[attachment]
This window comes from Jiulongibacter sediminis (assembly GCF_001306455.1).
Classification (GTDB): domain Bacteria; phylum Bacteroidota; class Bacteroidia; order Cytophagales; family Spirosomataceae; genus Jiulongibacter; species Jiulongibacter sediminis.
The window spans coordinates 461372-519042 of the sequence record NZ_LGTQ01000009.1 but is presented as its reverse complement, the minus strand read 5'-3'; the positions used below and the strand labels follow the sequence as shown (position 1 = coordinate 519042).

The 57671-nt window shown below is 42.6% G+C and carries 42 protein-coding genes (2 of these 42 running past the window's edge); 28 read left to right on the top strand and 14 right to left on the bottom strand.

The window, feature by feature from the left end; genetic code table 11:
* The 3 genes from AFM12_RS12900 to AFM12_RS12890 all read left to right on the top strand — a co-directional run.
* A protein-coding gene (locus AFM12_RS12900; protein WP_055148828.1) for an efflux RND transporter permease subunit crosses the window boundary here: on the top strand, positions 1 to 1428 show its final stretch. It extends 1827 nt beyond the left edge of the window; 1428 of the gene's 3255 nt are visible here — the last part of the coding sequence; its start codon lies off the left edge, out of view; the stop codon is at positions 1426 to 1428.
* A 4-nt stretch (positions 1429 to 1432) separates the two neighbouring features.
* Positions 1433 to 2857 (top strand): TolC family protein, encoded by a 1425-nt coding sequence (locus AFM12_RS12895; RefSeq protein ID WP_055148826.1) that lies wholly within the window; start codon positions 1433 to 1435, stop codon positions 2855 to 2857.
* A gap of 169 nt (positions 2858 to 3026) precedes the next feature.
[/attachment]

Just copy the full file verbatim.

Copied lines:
This window comes from Jiulongibacter sediminis (assembly GCF_001306455.1).
Classification (GTDB): domain Bacteria; phylum Bacteroidota; class Bacteroidia; order Cytophagales; family Spirosomataceae; genus Jiulongibacter; species Jiulongibacter sediminis.
The window spans coordinates 461372-519042 of the sequence record NZ_LGTQ01000009.1 but is presented as its reverse complement, the minus strand read 5'-3'; the positions used below and the strand labels follow the sequence as shown (position 1 = coordinate 519042).

The 57671-nt window shown below is 42.6% G+C and carries 42 protein-coding genes (2 of these 42 running past the window's edge); 28 read left to right on the top strand and 14 right to left on the bottom strand.

The window, feature by feature from the left end; genetic code table 11:
* The 3 genes from AFM12_RS12900 to AFM12_RS12890 all read left to right on the top strand — a co-directional run.
* A protein-coding gene (locus AFM12_RS12900; protein WP_055148828.1) for an efflux RND transporter permease subunit crosses the window boundary here: on the top strand, positions 1 to 1428 show its final stretch. It extends 1827 nt beyond the left edge of the window; 1428 of the gene's 3255 nt are visible here — the last part of the coding sequence; its start codon lies off the left edge, out of view; the stop codon is at positions 1426 to 1428.
* A 4-nt stretch (positions 1429 to 1432) separates the two neighbouring features.
* Positions 1433 to 2857 (top strand): TolC family protein, encoded by a 1425-nt coding sequence (locus AFM12_RS12895; RefSeq protein ID WP_055148826.1) that lies wholly within the window; start codon positions 1433 to 1435, stop codon positions 2855 to 2857.
* A gap of 169 nt (positions 2858 to 3026) precedes the next feature.